Organized Panel Session
Questions of agrarian labor and livelihood have been central to administrative and analytic heuristics in the South Asian context. The Indian countryside was deeply imbricated within the structures of global capital: specific commodities shaped and responded to global market demands since the nineteenth century, while the status of smallholders emerged early and forcefully as contentious issues for imperial and national state policy.
The agrarian landscape has been radically remade in recent decades, from the changes wrought of globalization to the rise of financialization, wherein the increased mobility of capital supposedly mitigated the focus of the original agrarian question. Within this broader context of sharp regional differentiation and historically uneven patterns of agrarian change, a pronounced shift to non-agricultural economic activity and increased wealth for certain large landowning groups has intensified differentiation within rural populaces.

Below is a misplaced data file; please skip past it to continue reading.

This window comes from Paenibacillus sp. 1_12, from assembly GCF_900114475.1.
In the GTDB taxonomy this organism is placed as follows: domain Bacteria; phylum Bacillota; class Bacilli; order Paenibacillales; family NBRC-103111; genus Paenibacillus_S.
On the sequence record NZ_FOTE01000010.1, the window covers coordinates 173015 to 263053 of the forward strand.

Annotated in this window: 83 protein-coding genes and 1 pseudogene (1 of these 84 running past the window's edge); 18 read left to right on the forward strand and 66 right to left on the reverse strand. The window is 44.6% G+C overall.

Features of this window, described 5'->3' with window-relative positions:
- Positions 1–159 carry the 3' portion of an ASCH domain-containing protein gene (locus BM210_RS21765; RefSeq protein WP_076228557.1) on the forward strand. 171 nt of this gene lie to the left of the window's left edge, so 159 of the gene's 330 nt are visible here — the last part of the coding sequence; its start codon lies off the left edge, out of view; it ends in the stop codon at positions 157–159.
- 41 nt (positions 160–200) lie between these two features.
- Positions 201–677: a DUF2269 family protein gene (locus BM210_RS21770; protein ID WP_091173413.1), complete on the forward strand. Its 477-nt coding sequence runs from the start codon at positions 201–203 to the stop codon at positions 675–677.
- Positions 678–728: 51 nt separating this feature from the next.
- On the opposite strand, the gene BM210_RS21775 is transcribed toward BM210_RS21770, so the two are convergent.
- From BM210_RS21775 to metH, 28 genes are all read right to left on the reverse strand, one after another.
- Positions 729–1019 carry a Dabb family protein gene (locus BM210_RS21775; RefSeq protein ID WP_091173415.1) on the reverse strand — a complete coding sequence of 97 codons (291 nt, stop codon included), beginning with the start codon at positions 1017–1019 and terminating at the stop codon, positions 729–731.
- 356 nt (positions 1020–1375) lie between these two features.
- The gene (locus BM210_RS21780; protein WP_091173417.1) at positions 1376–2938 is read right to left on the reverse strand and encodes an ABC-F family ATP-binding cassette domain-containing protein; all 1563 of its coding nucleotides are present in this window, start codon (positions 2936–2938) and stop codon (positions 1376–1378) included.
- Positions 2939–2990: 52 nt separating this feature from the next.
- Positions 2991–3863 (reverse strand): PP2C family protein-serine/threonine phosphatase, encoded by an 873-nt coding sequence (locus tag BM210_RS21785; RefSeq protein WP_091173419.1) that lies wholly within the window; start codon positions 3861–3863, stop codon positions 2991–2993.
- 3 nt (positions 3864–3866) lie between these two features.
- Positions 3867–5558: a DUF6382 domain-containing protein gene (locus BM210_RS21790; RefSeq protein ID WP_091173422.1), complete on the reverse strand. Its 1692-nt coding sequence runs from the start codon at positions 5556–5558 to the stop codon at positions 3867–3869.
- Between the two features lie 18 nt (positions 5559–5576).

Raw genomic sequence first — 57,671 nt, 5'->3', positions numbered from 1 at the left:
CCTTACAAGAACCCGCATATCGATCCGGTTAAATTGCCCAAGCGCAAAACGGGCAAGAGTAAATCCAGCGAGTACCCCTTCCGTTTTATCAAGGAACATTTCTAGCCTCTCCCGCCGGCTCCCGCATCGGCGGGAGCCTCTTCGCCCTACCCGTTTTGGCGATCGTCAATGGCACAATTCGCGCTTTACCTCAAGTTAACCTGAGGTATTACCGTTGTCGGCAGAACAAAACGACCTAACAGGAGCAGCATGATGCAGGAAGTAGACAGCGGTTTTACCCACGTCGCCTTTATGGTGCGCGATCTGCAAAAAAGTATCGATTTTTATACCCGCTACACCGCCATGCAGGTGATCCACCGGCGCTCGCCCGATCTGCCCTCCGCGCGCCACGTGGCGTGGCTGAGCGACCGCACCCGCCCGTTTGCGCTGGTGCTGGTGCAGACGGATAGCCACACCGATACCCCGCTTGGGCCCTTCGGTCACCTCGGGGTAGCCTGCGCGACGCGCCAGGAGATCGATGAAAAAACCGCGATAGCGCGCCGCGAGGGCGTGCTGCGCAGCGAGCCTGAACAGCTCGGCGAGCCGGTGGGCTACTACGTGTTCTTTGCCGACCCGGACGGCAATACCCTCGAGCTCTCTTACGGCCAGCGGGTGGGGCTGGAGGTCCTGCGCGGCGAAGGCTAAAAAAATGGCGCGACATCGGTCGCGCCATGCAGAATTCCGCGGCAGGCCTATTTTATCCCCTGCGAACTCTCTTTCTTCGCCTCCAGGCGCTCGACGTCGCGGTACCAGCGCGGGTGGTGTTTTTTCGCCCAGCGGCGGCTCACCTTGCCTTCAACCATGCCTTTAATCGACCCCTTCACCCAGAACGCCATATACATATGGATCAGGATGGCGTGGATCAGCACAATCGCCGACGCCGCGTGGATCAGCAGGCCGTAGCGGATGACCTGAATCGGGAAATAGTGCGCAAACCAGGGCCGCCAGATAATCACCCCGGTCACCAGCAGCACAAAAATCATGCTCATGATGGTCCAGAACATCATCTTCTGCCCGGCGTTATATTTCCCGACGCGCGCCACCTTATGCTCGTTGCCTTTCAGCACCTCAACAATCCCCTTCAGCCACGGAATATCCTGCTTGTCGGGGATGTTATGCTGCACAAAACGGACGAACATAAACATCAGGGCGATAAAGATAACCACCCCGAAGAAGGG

This panel offers a long, historically-informed account of South Asia’s changing agrarian trajectories. Meghna Chaudhuri’s paper interrogates how the credit crisis of the 1870s produced an approach to rural distress that continues to inform the premise of contemporary development discourse. Benjamin Siegel extends the global, structural framing of local histories through an account between the licit and illicit markets for Madhya Pradesh opium in the twentieth century. And Jens Lerche's paper foregrounds the ways in which Dalit producers have experienced deepening inequality over twenty-five years of economic liberalization in Uttar Pradesh. These papers will revisit the classic "agrarian question," rethinking its conceptual valence for concerns of labor, production and inequality in South Asia.